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Metric Units

Metric Units

The three common metric units are metre for length, litre for capacity and gram for mass.

Metric units are based on powers of 10, and the metric units (metre, gram, litre) are prefixed to indicate which power of 10 is being used:

milli means a thousandth (`frac(1)(1000)`)

centi means a hundredth (`frac(1)(100)`)

kilo means a thousand

1 kilometre (km) = 1000 metres (m)
1 metre (m) = 100 centimetres (cm)
1 centimetre (mm) = 10 millimetres (mm)

1 tonne (t) = 1000 kilograms (kg)
1 kilogram (kg) = 1000 grams (g)

1 litre (l) = 1000 millilitres (ml)

To convert between amounts, set up a small table for the conversion. On the first line, show the conversion rate. On the second line, put in the value to convert.

Example 1

Dylan is putting up a shelf in an alcove. The alcove measures 1058mm. The shelf is 103cm long. Will the shelf fit?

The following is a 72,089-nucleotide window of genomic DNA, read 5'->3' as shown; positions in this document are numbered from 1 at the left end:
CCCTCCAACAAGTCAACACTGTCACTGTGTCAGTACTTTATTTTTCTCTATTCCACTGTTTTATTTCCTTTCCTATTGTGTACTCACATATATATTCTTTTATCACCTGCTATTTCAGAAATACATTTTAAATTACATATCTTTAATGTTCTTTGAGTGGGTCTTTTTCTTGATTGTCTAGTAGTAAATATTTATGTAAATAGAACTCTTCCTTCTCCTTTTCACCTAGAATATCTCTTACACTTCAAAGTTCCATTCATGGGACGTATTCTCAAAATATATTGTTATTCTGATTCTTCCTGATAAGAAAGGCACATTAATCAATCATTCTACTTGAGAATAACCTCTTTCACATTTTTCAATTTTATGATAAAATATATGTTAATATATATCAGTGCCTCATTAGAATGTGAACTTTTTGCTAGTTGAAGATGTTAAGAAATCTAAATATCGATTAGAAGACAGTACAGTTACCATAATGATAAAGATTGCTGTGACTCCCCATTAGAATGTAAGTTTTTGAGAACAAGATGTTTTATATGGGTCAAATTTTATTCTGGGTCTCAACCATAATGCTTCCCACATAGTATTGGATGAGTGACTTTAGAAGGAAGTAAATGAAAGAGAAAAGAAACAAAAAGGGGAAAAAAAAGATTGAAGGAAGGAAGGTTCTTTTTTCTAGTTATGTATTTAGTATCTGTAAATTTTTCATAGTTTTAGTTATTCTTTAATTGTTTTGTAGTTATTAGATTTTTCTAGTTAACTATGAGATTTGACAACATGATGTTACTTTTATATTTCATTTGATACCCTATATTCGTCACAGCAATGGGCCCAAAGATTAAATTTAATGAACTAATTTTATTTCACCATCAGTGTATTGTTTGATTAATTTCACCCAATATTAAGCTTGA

Change the alcove from mm to cm. Create a small table showing that to get from cm to mm you multiply by 10. As you are starting off with mm, you must divide to get cm.

cm --> mm
1 x 10
1058 ÷ 10 = 105.8 1058

The shelf is smaller than the alcove, so it will fit.

Answer: Yes

Example 2

Mia is measuring out some liquid for a chemistry experiment. She needs 520cm3. What is this in litres?

Change cubic centimetres to millilitres: 520cm3 = 520ml.

litre --> ml
1 x 1000
520 ÷ 1000 = 0.520 520

Create a small table showing litres to millilitres. As you are going from millilitres to litres (the opposite way to the conversion) then it is a division.

Answer: 0.520 litres